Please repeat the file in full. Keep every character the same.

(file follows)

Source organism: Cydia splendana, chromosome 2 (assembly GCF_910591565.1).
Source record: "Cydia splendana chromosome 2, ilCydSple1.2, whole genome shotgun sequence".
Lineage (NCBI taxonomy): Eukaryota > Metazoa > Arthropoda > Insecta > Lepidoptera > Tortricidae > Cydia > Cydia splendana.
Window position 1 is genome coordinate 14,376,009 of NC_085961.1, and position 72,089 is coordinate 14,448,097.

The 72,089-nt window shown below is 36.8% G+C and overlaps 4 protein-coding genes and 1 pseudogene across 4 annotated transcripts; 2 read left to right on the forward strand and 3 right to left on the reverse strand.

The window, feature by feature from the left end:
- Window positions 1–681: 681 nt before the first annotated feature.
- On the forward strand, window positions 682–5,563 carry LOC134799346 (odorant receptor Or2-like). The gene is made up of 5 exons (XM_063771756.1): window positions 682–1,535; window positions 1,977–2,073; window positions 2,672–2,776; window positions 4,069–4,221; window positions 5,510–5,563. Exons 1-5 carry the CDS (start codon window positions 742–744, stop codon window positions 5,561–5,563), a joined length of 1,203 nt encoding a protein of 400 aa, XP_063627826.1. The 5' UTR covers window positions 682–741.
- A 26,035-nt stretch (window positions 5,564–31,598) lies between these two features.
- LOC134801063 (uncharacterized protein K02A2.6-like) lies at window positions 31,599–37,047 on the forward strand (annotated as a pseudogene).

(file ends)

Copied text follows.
Source organism: Cydia splendana, chromosome 2 (assembly GCF_910591565.1).
Source record: "Cydia splendana chromosome 2, ilCydSple1.2, whole genome shotgun sequence".
Lineage (NCBI taxonomy): Eukaryota > Metazoa > Arthropoda > Insecta > Lepidoptera > Tortricidae > Cydia > Cydia splendana.
Window position 1 is genome coordinate 14,376,009 of NC_085961.1, and position 72,089 is coordinate 14,448,097.

The 72,089-nt window shown below is 36.8% G+C and overlaps 4 protein-coding genes and 1 pseudogene across 4 annotated transcripts; 2 read left to right on the forward strand and 3 right to left on the reverse strand.

The window, feature by feature from the left end:
- Window positions 1–681: 681 nt before the first annotated feature.
- On the forward strand, window positions 682–5,563 carry LOC134799346 (odorant receptor Or2-like). The gene is made up of 5 exons (XM_063771756.1): window positions 682–1,535; window positions 1,977–2,073; window positions 2,672–2,776; window positions 4,069–4,221; window positions 5,510–5,563. Exons 1-5 carry the CDS (start codon window positions 742–744, stop codon window positions 5,561–5,563), a joined length of 1,203 nt encoding a protein of 400 aa, XP_063627826.1. The 5' UTR covers window positions 682–741.
- A 26,035-nt stretch (window positions 5,564–31,598) lies between these two features.
- LOC134801063 (uncharacterized protein K02A2.6-like) lies at window positions 31,599–37,047 on the forward strand (annotated as a pseudogene).